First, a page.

Ross Pearson was robbed in the eyes of many. | Josh Hedges/Zuffa LLC/Getty Images
Stop me if you’ve heard this one before.
Two fighters walk into a cage. Everyone knows and loves the first guy, and rightfully so. The other is a better all-around fighter, though less popular or, should I say, less recognizable. The athletes put on a show for 15 or 25 minutes -- whatever you prefer -- and, after a one-sided performance, the more familiar fighter gets the nod from the judges.
Oh, you’ve heard this one?
I guess everyone here is a pretty dedicated MMA fan, so I shouldn’t be surprised. Oh, you’re here because of our new boxing coverage? Change the 15 or 25 minutes to 30 or 36 minutes, and it’s a pretty common narrative, too, I imagine.
So how did we come to a place where Ross Pearson’s dominant win over “The Ultimate Fighter” Season 1 winner Diego Sanchez on Saturday could remarkably turn into a split decision loss for “The Real Deal” in an Ultimate Fighting Championship co-main event?
No need to be schooled in Aristotelian philosophy to understand that there was fourth judge on the grassy knoll or that UFC President Dana White really, really, really wanted Sanchez to win or any of the other nonsense that splatted my inbox and Twitter feed in the hours following the -- hell, let’s call a spade a spade -- atrocious-by-any-standard decision.
How veteran MMA judge Jeff Collins could come up with a three-round shutout in favor of Sanchez baffles the mind; and Chris Tellez, who had it 29-28 for Sanchez, shouldn’t be getting off the hook, either.
Now that we have identified the problem, what are we going to do about it? It’s not like this is the first time this has happened. Is anyone going to step up and do something about judging in MMA before we end up with more fans claiming the fix is in before tuning out because they don’t feel there’s any integrity once a fight goes to the scorecards?
The people with the most to lose in this are nestled in the executive suite of Zuffa LLC in Las Vegas. The billion-dollar behemoth of the MMA world was the promoter of Pearson-Sanchez, as well as most significant bouts in the sport; and despite the fact that it was the New Mexico Athletic Commission sanctioning the Albuquerque fight card, its inability to get this decision even close to remotely right is going to have an effect on how people view the UFC.
We’ve heard White go off in the past about his views on some of the more controversial decisions, but what we haven’t seen is the world’s biggest MMA promoter push -- at least publically -- for some of the most egregious scorecard butchers to be sanctioned for their transgressions.
With that said, although the UFC is hurt the most, along with the fighters who are losing up to half their pay and a chance to advance their careers, it really doesn’t fall upon the promoter to fight this fight single-handedly. Regulators who oversee this sport have to come up with a way to ensure the people to whom they are entrusting fighter’s livelihoods understand what they’re doing.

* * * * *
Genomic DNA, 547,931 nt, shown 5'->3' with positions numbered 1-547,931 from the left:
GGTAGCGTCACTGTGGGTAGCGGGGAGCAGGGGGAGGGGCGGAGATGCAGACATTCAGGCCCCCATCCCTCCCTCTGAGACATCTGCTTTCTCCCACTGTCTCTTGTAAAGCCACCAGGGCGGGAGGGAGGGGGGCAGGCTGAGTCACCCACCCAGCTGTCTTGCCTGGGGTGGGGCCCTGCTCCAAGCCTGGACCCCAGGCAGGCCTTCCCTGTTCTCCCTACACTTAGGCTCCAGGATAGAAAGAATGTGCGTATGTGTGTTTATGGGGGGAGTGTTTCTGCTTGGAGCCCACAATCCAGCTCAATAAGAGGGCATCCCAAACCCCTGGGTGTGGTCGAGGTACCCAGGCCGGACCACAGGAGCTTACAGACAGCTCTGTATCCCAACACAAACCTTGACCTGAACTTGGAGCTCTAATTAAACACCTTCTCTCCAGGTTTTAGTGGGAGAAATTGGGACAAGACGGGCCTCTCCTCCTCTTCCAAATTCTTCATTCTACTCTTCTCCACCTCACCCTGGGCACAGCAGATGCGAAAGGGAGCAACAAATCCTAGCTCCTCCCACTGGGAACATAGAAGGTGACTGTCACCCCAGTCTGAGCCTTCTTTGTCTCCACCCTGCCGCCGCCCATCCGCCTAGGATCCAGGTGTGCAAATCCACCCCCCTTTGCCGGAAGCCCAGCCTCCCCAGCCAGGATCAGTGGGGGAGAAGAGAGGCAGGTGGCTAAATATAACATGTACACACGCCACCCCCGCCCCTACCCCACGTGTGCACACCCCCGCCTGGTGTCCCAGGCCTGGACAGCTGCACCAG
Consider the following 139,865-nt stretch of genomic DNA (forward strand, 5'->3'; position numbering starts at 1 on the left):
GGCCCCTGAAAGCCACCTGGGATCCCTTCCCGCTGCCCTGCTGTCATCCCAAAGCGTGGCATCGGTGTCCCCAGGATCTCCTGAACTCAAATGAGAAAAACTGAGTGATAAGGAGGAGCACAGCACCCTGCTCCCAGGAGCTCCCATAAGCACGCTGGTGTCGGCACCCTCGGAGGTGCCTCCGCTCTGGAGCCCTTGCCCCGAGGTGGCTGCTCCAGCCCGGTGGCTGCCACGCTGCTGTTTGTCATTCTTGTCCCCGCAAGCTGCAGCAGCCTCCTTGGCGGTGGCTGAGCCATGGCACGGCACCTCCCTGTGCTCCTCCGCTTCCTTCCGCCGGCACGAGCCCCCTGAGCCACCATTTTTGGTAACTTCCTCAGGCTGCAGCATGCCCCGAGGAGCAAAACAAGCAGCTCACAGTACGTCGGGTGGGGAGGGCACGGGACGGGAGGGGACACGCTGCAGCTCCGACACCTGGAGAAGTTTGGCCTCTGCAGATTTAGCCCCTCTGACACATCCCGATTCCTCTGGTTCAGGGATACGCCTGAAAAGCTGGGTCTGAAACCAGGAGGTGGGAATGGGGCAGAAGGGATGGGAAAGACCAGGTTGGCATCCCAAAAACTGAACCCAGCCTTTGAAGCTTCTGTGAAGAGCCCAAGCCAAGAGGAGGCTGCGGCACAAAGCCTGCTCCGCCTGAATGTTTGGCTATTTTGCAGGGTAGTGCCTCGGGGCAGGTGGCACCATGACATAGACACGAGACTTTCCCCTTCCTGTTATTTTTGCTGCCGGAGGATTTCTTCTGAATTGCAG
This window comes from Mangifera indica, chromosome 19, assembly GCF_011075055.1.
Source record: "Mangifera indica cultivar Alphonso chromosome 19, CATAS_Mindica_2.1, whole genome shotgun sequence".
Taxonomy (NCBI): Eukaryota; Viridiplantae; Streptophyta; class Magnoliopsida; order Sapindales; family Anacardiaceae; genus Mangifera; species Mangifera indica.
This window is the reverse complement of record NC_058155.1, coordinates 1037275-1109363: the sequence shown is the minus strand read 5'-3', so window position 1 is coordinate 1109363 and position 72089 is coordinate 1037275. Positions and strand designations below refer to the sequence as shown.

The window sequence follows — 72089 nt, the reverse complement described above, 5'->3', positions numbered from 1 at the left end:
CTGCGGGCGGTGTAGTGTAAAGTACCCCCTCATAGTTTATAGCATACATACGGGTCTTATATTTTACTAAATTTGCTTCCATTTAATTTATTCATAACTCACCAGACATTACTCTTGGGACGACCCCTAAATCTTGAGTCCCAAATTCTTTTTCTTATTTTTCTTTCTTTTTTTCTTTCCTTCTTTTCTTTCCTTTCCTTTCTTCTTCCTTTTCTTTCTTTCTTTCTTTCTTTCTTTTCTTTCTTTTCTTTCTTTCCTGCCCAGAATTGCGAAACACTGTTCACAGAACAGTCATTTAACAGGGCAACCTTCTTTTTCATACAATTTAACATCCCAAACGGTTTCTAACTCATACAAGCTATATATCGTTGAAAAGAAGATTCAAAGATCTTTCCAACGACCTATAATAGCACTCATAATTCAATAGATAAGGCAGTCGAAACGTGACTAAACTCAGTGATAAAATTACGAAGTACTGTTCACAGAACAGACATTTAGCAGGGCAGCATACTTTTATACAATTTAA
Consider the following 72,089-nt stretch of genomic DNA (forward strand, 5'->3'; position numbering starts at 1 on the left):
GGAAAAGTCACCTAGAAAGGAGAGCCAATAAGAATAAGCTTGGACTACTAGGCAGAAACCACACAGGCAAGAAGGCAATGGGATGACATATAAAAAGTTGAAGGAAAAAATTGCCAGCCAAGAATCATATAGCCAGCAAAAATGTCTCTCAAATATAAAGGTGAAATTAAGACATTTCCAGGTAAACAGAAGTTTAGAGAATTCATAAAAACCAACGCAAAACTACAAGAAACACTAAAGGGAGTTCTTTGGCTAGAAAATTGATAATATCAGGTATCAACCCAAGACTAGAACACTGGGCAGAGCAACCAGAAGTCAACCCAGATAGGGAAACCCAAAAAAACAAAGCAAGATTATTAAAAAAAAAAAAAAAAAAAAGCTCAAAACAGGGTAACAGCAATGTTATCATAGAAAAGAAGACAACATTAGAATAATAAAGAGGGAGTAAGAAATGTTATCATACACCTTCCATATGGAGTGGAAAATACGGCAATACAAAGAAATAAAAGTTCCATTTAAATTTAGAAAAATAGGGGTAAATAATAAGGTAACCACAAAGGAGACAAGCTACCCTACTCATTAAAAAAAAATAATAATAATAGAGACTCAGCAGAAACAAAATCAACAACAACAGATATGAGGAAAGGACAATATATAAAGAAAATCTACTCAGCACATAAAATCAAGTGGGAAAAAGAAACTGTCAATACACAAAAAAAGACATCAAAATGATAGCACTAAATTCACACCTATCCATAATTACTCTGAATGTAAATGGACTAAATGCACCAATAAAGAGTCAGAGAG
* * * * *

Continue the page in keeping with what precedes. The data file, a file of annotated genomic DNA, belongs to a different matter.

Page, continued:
There just doesn’t seem to be much accountability at the athletic commission level in a lot of states. Perhaps it’s time to figure out a way to incentivize these bodies to start holding their people’s feet to the fire when they turn in an indefensible scorecard. Unfortunately, we usually get a deflective response at best from commissions when their judges or referees are questioned. It’s almost like combat sports officials get the lifetime tenure reserved for Supreme Court justices and university professors. It’s almost like these people don’t want to admit they were wrong for putting suspect officials in position to fail in the first place ... or second, third, fourth, etc., for some of the most notorious offenders.
Maybe we’re on to something here. If there were a body that oversaw these commissions, then maybe there would be some accountability, some of you might say. Well, I give you the Association of Boxing Commissions. Oh wait, it’s too busy being embroiled in petty politicking to get much done. It also lacks the federal mandate for MMA that it has for boxing. Not that it matters much considering the United State Department of Justice has not moved on one complaint ABC members have forwarded. I guess it has understandably had a few more important things on its plate.
I’m guessing we won’t get a real response to this or many more bad decisions until it really starts to hurt people, namely on the bottom line. If enough fans get fed up with the chicanery that is MMA judging, they aren’t going to light the torches and head to their state athletic commission offices; they’re going to change the channel or stop ordering the pay-per-views. This isn’t an attractive option, but until it happens, it seems the powers that be will just keep trucking along, headed for the proverbial cliff.
As the UFC and MMA continue to proliferate to states and countries that really don’t do a ton of -- or any, for that matter -- high-end MMA regulation, I fear things are only going to get worse. Sadly, we’re probably going to hearing the one about three MMA judges walking into an arena again and again and again.
Greg Savage is the Executive Editor of Sherdog.com and can be reached via @TheSavageTruth on Twitter.